Long-blooming flowers make for lovely summer bouquets, and an attractive border.

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I CREDIT THE FACT that I’ve managed to stay married to such a good-looking and intelligent woman (you never know who is going to be reading this) because I never fail to surprise her with a beautiful bouquet on her birthday with flowers right out of the garden.

The problem is that it’s difficult to rob my mixed border of its beautiful blooms to make flower arrangements. Fortunately, if you have a little extra garden space, you can create a cutting garden. All you need is an out-of-the-way sunny area with rich, well-drained soil. If drainage is poor, construct raised beds, and fill them with quality potting soil. A cutting garden doesn’t have to be huge: A 4-foot-wide-by-10-foot-long bed can supply all the flowers needed for spectacular bouquets all summer long.

Pick plants that pump out plenty of blooms all season, such as zinnia, scabiosa, salpiglossis and cleome. Perennials that keep producing after cutting include campanula, dahlia, gerbera daisies, evergreen penstemon, phygelius, agastache and salvia.

Leave a little space for a few perennials, with really showy flowers such as delphinium, globe thistle and oriental lilies. They rarely rebloom, but they make fantastic centerpieces for special occasions. Nothing beats a fragrant rose in an arrangement, so add a couple of repeat bloomers in your cutting bed as well. Keep your cutting garden blooming away by fertilizing and watering regularly, and pick your flowers often to promote prolific blooming.

Composing bouquets can be a bit daunting, so I asked floral designer Debra Prinzing, author of “Slow Flowers: Four Seasons of Locally Grown Bouquets from the Garden, Meadow and Farm” (St. Lynn’s Press, 2013) and host of the “Slow Flowers” podcast, for expert advice.

She recommends starting with a vase with a slightly wider mouth than base dimension, a shape that encourages cascading bouquets rather than upright ones. Allow stems to gracefully fall where they like, rather than stuffing the vase with a tight handful of stems that stand upright and rigid.

Add an equal ratio of foliage as flowers in the arrangement. Most home gardeners have plenty of foliage to choose from. Some of Prinzing’s favorites include lady’s mantle, hosta, lamb’s ears, purple basil, scented geranium foliage, heuchera and ninebark. Most flowers will continue to open once cut; therefore, to ensure longer bloom time in the vase, select varieties that are at least half open and showing petal color. Dahlias are the exception because they do not continue to open once cut, so pick when the flowers are looking their best.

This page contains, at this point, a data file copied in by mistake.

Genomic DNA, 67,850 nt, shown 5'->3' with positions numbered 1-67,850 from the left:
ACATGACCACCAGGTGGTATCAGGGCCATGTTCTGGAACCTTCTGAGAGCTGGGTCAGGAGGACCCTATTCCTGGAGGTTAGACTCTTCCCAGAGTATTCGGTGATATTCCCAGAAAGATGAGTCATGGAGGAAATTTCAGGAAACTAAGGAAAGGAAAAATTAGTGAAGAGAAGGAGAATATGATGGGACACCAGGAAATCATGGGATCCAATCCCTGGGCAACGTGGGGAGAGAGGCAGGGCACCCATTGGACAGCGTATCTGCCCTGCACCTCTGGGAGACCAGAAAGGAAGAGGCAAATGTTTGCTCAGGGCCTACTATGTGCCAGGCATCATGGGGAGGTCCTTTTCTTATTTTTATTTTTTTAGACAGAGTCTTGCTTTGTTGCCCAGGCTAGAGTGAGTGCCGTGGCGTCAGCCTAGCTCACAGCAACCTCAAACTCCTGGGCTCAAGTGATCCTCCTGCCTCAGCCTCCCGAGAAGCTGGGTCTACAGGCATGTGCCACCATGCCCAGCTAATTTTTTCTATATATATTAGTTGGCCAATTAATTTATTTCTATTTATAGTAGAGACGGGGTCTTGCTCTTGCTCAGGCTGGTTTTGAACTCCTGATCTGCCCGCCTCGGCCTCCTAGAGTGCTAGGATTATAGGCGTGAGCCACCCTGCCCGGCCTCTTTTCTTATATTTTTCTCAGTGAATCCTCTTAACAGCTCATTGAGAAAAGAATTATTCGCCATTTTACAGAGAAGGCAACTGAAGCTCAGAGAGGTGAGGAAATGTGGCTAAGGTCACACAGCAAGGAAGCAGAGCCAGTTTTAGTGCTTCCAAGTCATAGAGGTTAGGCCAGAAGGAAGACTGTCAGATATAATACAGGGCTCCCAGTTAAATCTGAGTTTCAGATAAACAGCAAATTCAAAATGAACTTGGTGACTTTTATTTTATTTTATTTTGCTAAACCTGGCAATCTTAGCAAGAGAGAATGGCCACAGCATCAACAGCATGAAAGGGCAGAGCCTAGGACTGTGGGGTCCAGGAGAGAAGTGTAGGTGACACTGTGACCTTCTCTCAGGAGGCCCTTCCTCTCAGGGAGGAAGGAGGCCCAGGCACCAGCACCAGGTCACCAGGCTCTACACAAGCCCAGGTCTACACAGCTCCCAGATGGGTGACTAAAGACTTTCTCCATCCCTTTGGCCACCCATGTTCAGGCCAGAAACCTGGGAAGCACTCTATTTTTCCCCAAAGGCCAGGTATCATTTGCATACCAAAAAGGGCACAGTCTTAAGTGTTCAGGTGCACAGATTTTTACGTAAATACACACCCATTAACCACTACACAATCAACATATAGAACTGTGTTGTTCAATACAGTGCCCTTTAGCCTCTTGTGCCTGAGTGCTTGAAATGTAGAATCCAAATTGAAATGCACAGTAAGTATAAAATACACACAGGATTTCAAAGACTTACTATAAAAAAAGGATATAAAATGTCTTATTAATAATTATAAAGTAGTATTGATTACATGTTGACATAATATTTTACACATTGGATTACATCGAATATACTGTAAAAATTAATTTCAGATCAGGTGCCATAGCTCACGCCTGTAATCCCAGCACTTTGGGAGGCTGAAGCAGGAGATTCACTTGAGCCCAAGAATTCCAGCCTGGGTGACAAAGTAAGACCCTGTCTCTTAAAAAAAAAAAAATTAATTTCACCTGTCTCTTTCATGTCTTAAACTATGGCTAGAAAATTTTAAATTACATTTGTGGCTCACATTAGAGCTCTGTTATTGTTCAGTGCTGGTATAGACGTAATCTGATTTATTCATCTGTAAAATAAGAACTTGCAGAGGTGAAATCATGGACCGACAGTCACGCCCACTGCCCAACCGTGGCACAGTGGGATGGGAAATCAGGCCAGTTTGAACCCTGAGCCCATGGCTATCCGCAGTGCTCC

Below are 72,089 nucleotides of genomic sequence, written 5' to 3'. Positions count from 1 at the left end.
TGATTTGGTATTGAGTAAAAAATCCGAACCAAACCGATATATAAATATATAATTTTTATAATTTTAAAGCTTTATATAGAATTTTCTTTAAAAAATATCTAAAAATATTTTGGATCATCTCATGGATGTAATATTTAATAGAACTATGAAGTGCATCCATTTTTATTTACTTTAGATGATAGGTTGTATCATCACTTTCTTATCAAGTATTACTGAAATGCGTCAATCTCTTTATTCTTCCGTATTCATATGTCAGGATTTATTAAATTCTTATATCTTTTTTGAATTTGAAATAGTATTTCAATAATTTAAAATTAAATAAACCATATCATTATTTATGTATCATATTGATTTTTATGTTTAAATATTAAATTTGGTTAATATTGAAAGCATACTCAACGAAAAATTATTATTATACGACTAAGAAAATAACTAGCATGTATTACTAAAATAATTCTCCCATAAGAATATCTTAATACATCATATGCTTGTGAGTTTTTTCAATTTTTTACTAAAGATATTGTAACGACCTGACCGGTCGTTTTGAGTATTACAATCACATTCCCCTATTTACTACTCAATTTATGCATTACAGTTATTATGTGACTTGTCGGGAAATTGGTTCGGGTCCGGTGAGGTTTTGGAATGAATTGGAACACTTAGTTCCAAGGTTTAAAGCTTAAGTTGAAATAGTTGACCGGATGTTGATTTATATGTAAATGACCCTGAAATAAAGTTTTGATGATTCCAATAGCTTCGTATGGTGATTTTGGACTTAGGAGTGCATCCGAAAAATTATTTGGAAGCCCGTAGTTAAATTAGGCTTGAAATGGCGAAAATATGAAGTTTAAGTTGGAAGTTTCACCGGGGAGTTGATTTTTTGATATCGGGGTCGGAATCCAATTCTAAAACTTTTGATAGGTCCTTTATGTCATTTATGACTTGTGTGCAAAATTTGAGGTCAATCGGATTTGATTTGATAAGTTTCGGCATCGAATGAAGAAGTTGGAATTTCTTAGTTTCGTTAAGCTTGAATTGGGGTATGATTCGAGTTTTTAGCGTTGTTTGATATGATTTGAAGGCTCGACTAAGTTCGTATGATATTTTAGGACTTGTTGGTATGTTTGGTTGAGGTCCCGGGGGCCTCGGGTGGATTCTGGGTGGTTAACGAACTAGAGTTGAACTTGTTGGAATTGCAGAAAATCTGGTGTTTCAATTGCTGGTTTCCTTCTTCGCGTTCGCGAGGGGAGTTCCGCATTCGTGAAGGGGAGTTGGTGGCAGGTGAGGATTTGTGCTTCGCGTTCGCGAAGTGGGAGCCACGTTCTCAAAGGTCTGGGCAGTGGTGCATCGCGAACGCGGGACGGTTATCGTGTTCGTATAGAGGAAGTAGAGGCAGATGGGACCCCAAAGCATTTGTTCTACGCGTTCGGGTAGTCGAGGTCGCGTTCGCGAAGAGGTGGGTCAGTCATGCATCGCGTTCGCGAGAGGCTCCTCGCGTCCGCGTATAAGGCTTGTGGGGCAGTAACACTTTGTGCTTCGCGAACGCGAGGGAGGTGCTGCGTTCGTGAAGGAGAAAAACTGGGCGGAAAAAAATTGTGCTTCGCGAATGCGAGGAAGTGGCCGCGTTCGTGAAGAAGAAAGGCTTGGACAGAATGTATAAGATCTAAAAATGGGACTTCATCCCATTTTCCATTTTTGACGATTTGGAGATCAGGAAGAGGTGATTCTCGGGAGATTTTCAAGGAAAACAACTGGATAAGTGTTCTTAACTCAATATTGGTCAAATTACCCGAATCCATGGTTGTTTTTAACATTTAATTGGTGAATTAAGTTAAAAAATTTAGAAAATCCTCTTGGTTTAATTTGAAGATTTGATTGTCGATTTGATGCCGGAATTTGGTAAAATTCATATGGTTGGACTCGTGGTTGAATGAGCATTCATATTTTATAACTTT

An easy way to design your bouquet is to employ the “thriller, spiller, filler” technique used in container gardening. The “thrillers” are the showstoppers, like sunflowers, delphiniums, dahlias, larger zinnias, roses and peonies. The “spillers” are elements that cascade over the rim of your vase, such as clematis, pea vines, ornamental grasses and amaranth. The “fillers” are the textural elements that add fine details and fill the negative space. Feverfew, astilbe and heuchera blooms, Queen Anne’s lace, dianthus, yarrow, goldenrod and love-in-a-mist work well in this role.

For a longer-lasting bouquet, Prinzing advises starting with a clean vase and making cuts with clean, sharp clippers. Change the water every day or two and, if practical, recut the stems every couple of days. She advises against flower food because pouring it down the drain after the arrangement is spent could be harmful to the environment.

Finally, if you shop for cut flowers, look for labeling that indicates the blooms are Certified American Grown, or buy them at a farmers market. To find a flower farmer or florist committed to supplying local and seasonal flowers, check out Prinzing’s website at slowflowers.com.

So, if you are a troublemaker like me, remember the Ciscoe words of wisdom: A homegrown bouquet a day (or at least on birthdays) will keep the relationship counselor away!